Now, price and weight is only part of the equation. Yes, people really like the fact that these things are incredibly light, and they can get eight to ten hours of battery life, and you can still do a lot of things with them that PCs can do.

But to make these Post-PC devices do their magic, and to make the transition without being disruptive to the traditional business workflows and workloads that we currently enjoy, you need something significant to offload the functionality of complex applications that run on PCs today.

That significant thing is the Cloud, and I think we can also say with a high degree of confidence that this is going to be the workhorse of the personal computing experience going forward. Today, the Cloud is highly misunderstood and it is also in many cases vilified and feared.

But it is also what is going to facilitate a seamless transition to an industry dominated by Post-PC devices and allow our PC software ecosystem to evolve into a healthy end-state.

Without sophisticated Cloud-based applications, whether they are exposed by web services and accessed by simple applications running on iOS, Android or the Windows RT API, or as fully-hosted desktop apps running virtually in the datacenter via subscription or by using existing enterprise licensing models, Post-PC systems as we understand them in their roles as used in business and the enterprise will not work.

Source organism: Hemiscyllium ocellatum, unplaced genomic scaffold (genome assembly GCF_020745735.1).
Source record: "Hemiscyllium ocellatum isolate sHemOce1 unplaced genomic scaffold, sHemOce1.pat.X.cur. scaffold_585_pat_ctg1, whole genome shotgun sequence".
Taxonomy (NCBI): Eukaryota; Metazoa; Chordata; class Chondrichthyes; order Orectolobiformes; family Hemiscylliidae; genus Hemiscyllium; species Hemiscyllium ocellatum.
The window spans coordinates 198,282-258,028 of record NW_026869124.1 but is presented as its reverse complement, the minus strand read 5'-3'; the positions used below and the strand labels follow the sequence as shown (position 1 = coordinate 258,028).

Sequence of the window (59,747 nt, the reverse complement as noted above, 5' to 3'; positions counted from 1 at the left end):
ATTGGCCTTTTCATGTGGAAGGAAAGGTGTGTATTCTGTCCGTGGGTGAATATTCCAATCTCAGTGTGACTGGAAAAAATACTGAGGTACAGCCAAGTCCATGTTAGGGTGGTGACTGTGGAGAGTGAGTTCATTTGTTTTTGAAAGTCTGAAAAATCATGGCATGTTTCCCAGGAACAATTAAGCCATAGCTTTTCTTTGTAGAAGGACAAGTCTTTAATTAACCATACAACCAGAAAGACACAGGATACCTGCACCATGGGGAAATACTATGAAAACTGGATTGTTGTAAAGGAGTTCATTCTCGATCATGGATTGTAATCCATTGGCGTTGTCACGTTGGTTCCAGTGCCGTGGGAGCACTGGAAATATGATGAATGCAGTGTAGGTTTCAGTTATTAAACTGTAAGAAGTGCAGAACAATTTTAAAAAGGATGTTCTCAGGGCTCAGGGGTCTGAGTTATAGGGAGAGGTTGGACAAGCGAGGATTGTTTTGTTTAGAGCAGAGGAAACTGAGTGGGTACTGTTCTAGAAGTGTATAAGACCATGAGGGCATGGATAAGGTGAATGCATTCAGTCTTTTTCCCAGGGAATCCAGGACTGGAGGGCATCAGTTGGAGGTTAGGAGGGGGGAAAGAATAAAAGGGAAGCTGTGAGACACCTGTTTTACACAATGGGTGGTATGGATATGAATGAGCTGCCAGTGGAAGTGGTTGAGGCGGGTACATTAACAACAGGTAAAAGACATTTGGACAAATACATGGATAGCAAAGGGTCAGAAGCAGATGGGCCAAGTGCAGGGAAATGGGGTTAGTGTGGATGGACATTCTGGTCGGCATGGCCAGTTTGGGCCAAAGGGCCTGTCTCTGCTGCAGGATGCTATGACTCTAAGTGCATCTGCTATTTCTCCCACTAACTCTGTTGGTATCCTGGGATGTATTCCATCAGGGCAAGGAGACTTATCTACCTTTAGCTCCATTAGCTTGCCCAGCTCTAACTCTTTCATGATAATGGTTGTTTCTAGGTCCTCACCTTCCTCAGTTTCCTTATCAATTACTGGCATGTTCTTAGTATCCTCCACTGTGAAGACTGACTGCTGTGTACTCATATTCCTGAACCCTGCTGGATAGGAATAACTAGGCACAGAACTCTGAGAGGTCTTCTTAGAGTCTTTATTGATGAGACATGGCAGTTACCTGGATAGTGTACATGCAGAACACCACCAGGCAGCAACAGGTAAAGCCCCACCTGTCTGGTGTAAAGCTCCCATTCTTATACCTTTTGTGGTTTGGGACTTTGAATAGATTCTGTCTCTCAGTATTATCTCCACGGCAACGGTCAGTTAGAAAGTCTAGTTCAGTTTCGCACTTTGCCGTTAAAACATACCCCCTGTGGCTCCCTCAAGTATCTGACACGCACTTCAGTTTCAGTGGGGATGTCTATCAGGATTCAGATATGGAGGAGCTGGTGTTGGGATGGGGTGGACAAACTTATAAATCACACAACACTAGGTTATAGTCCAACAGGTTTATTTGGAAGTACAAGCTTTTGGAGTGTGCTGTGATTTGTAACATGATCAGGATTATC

So while Post-PC devices are cannibalizing their forebears for their lower price points, their superior battery life and lighter load, they are entirely dependent on the fundamental systems architecture, applications and business logic that were pioneered before them on PCs and continue to be essential today.

And as with any extinction event, the process does not happen overnight and there are those species that will continue to dominate regardless of the overall health of the ecosystem. The use of PCs is indeed declining, but certain form factors are succeeding even within that declining enviornment.

I recently ordered a Lenovo X1 Carbon Touch as my new work PC. You would think that with all this doom and gloom surrounding PC sales, I could get it delivered to my home office by FedEx or UPS in a week. Not so.

Lenovo might as well re-name the X1 Carbon Touch the X1 Unobtanium, because that's practically what it is. This high-end, touchscreen Windows 8 Ultrabook has over a one month lead time from order until delivery. I'll be lucky to receive mine sometime in June.

And as I understand, this is par for the course for other manufacturers with similar lightweight, convertible touchscreen devices. I've also been told by reliable sources that during the abysmal holiday season of 2012, big box stores didn't order enough of these systems and they sold out, whereas the old-school, heavier laptops and desktop systems didn't move and resulted in a surplus of these machines in the channel.

Why are these types of PCs thriving when others are not? Because they are adapting to their environment. The PC is changing its form factor to become more like its Post-PC counterparts. The dinosaurs are becoming birds.